FAIRBANKS — Joe Campbell has prepared for plenty of sales during his years at Fairbanks Auction Company, but he’s never experienced anything quite like the task that awaits him during the next few weeks.
For nearly 30 years, the HIPAS Observatory has been the ultimate remote scientific facility. Far away from its base at UCLA, the Chena Hot Springs Road atmospheric research station spent decades accumulating a vast amount of quirky equipment.
During the next month, Campbell and his crew will try to figure out how to get rid of it all, right down to the buildings at the site.
A vintage Air Force ambulance? Check.
A tabletop Geiger counter? Absolutely.
A collection of high-powered lasers? You bet.
Campbell, whose company won the bid last Friday to coordinate the HIPAS auction, was looking weary while surveying the scene on Monday afternoon.
“This is overwhelming,” he said. “I know by the time I get it all said and done with, I’ll be a lot more knowledgeable.”
HIPAS Site Manager Ron Richards has spent more than a year figuring out just what the facility contains. He said there will be about 1,500 lots of equipment headed to auction, and some of those include hundreds of items.
UCLA had leased the facility from the University of Alaska since 1986. HIPAS, which stands for High Power Auroral Stimulation, was shuttered by the Los Angeles-based university about 20 months ago.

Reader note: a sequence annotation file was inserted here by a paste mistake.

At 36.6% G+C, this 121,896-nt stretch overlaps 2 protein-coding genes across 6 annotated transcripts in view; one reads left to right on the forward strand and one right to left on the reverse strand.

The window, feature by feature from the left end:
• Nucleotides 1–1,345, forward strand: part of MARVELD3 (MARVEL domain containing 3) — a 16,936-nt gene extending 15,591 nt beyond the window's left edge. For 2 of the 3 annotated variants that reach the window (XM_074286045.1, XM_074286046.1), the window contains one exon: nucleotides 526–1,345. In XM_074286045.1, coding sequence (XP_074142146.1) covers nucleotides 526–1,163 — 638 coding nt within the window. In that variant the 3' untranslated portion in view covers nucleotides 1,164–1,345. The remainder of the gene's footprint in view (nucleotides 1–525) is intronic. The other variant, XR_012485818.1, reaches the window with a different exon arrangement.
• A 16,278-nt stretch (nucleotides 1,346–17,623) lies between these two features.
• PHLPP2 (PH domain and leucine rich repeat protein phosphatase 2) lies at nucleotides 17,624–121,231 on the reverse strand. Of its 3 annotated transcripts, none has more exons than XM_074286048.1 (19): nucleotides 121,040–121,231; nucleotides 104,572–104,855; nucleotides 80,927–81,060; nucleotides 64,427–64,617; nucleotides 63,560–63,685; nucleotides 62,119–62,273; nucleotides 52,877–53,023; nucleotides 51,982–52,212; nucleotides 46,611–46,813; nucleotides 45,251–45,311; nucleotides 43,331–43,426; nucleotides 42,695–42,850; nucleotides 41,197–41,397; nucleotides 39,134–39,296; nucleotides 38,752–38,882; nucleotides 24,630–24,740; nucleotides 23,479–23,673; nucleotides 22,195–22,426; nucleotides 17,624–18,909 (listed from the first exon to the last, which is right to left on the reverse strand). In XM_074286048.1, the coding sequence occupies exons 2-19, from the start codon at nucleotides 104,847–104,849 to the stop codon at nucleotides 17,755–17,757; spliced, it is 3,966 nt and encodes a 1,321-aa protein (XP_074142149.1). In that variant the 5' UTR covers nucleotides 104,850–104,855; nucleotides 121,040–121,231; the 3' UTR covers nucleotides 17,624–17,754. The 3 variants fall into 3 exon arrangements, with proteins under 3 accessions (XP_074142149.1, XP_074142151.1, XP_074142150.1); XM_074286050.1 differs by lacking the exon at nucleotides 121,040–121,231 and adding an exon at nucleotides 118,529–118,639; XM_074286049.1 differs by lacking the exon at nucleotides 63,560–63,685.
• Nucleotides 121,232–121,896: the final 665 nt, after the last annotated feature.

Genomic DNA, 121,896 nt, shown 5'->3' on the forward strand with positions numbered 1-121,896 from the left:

By selling off inventory at HIPAS, the goal is to generate revenue for UCLA while returning the 130-acre site back to roughly its previous condition. That means getting rid of office supplies, heavy equipment, scrap metal, and even the six buildings that have been built at HIPAS.
At one time scientists would travel from all over the world to conduct experiments at HIPAS, staying at a 10-bed bunkhouse at the site. Research on the aurora borealis and energy conduction in the ionosphere kept it humming with four permanent staff members, along with more than 100 local residents who helped work at the facility.
Those years of research left behind an astonishing range of equipment. There’s plenty of mundane stuff, including office chairs, bicycles and boxes filled with worn paperback novels. But amidst them are plenty of oddities — an old Airstream trailer, a set of brand-new microscopes and a jumbo model airplane.
For those willing to do heavy-duty salvage work, Richards estimates there is at least 40,000 pounds of copper on site, and a pair of 1.2 megawatt diesel generators are still in prime condition.
Take a peek inside a seemingly random shed, and you’ll find an old Hewlett-Packard reel-to-reel computer beneath the collapsing roof. And throughout the facility are things so old or obscure they defy categorization.
Richards said he’s spent hours poring over old inventory sheets trying to identify much of the equipment.
“There’s a lot of things I don’t know what they are,” Richards said.
Bill Huhn, a longtime former employee at the HIPAS site, will help inventory some of the specialized research equipment so it can be dangled before researchers at other universities. The rest of the items will be sold at an online site, www.proxibid.com, followed by an outcry auction of the remaining items.
Campbell and Richards figure they have about two weeks to get it all in presentable condition. An online auction is tentatively scheduled for April 15, and they hope to get the inventory ready for a public viewing on April 10.
“How are we going to sell some of this stuff, Joe?” Richards asked, as he walked past a shelf full of old computer equipment.
“To the highest bidder,” Campbell said, without missing a beat.
Contact staff writer Jeff Richardson at 459-7518.